GRAND RAPIDS, Mich (WOTV) – A rare form of brain cancer proved to be no match for one West Michigan college student.
Years after beating the disease, he’s serving up a loving dose of fun to kids at the same hospital where he received months of treatment.
Thomas Sikkema was a Hudsonville High School athlete when he made his first trip to the ninth floor of Helen DeVos Children’s Hospital in 2013. Kids as young as 1-month-old are treated there for serious blood and cancer-related diagnoses.
Today, 21-year-old Sikkema is a nurse technician on that same floor. However, his more popular title may be “friend.” Bekah Skrycki, 4, is one of Sikkema’s young patients who can barely sit still when she sees him.
“She saw him come in this morning and said ‘Oh, I really like that guy,’” said Bekah’s mom Amy.
Their bond is easy to notice. Sikkema’s relationship with Skrycki’s family began about three months ago when Bekah’s leukemia came back for the third time.
“We were saddened when she relapsed,” Amy Skrycki said, “but coming back up to the ninth floor was like coming home.”
Sikkema knows hospital staff plays an important role in the treatment process, especially on that floor.
“A lot of our kids – most of our kids – go through some pretty hard times,” he told 24 Hour News 8.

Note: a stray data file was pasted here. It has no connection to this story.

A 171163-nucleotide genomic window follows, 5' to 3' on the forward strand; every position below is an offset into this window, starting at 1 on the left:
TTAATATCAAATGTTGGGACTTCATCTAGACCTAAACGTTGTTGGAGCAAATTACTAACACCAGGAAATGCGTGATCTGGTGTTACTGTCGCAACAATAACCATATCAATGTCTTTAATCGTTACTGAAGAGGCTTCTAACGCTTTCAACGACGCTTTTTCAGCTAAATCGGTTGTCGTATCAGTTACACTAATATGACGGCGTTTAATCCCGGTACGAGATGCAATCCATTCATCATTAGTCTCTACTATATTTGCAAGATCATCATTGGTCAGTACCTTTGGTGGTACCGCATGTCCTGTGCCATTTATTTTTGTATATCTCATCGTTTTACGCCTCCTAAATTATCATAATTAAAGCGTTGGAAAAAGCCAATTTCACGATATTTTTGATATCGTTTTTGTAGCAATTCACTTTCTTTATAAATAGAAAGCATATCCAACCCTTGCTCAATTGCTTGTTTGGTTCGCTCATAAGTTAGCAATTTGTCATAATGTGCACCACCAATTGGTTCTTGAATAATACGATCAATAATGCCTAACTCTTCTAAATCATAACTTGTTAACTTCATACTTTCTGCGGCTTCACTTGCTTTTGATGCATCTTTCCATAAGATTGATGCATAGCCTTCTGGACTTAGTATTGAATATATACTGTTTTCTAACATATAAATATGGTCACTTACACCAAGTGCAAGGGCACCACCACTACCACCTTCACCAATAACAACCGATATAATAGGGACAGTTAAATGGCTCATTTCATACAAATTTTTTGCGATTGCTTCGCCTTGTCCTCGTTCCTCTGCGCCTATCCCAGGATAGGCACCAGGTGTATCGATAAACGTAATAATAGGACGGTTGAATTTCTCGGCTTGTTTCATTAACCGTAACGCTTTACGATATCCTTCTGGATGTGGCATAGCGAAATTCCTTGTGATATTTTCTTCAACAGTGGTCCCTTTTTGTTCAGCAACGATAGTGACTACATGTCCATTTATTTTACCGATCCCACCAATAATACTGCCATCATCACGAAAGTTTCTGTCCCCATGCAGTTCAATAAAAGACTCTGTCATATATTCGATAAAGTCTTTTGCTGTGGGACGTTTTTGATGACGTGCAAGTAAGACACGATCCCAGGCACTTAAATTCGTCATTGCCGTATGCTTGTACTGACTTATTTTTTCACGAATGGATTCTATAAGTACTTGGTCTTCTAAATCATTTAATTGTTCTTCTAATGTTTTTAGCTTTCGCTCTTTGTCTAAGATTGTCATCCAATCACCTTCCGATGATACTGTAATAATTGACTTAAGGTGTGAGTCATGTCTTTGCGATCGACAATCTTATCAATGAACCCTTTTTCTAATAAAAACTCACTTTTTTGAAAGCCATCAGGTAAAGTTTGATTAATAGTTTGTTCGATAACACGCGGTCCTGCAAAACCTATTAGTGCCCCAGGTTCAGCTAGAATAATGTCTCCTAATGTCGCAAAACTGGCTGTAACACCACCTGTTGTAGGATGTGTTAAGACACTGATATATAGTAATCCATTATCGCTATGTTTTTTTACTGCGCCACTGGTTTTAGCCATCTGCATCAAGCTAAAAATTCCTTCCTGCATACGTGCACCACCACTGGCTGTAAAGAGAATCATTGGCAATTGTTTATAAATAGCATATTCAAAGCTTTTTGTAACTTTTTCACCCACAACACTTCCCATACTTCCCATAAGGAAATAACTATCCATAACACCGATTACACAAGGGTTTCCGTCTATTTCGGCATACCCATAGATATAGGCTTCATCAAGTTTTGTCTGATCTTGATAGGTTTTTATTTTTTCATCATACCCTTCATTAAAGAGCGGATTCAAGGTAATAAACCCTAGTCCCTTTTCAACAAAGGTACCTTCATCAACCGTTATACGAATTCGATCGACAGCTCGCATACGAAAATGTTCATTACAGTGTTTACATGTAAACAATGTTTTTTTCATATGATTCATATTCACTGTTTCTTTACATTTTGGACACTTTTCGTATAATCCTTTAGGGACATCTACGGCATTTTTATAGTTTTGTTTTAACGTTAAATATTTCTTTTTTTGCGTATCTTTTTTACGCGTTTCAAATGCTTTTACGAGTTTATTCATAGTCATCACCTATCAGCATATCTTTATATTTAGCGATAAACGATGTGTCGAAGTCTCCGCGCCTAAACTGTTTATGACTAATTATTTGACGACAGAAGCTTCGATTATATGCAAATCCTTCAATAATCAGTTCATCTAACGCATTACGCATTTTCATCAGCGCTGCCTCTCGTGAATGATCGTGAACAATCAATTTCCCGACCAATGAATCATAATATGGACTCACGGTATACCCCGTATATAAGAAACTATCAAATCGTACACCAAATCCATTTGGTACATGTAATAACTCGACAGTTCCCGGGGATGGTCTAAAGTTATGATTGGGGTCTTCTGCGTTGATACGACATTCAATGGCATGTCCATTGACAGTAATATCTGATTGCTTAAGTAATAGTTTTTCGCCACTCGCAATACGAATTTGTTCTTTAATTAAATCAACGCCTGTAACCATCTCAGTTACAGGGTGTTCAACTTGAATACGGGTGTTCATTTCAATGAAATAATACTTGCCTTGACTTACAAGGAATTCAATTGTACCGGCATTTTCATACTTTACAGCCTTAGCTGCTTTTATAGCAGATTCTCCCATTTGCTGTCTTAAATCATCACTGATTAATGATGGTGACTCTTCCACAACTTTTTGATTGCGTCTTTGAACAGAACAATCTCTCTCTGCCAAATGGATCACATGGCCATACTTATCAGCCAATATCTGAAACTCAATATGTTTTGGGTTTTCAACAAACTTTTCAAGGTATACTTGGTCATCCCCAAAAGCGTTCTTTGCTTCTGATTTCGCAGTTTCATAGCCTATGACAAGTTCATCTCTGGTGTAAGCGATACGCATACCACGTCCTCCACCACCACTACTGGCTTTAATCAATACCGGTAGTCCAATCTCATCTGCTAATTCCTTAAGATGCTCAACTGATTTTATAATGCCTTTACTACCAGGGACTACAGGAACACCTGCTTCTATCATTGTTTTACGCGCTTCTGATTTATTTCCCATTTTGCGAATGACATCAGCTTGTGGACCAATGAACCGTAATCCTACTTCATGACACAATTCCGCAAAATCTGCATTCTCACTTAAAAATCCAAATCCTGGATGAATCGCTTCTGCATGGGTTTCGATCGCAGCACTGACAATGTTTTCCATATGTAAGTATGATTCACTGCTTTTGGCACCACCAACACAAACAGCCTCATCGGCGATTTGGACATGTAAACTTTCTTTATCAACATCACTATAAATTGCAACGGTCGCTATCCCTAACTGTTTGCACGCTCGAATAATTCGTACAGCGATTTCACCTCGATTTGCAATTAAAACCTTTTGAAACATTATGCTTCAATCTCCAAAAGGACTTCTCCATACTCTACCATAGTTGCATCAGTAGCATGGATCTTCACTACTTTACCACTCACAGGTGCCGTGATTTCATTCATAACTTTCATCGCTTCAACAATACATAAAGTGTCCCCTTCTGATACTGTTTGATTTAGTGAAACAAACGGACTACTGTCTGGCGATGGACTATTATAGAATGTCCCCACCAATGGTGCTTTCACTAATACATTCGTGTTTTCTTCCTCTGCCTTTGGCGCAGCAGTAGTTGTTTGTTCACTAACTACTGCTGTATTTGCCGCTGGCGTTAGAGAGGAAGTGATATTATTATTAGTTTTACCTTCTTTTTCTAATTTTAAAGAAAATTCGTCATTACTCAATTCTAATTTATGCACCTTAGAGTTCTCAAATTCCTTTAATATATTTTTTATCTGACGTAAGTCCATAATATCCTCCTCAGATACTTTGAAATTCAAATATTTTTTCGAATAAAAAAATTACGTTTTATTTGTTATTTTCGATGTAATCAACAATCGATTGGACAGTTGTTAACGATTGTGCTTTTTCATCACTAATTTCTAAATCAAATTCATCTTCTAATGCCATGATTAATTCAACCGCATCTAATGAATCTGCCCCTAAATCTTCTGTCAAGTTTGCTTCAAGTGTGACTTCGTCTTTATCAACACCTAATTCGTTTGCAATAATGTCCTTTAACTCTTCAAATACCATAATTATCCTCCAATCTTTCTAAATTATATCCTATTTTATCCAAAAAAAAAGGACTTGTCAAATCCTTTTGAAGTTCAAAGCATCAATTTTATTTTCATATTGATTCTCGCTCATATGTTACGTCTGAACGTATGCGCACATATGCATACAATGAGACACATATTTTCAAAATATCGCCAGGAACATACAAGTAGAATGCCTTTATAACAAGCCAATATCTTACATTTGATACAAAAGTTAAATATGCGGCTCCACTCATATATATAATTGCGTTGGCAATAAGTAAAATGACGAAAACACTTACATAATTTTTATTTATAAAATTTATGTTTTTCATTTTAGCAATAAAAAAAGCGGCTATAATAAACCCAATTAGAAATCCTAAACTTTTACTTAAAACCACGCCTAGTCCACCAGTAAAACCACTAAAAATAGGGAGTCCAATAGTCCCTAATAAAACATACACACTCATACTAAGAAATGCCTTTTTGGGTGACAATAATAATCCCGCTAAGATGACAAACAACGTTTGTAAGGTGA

He also has firsthand experience. Sikkema became a patient at Helen DeVos Children’s Hospital when he was 17 years old.
“I was playing left field and actually saw two baseballs coming at me,” he recalled. “That was the big first hint.”
Double vision, sleeplessness, and a few other concerning symptoms turned out to be a rare form of brain cancer. Sikkema said the tumor in his brain required quick action.
“Actually, if we didn’t catch it in time that’s what was going to kill me.”
He took more than nine months of trips to the ninth floor, staying for days at a time, but the treatment worked. He remembers the daily dose of compassion his now coworkers provided. It helped him decide to study nursing at Grand Valley State University, and about nine months ago he became a nursing technician on the ninth floor.
“This is my home now. It really is,” Sikkema said.
Sikkema doesn’t tell his patients about his experience when first meeting them and sometimes he doesn’t tell them at all. He said he just wants to be there for the kids.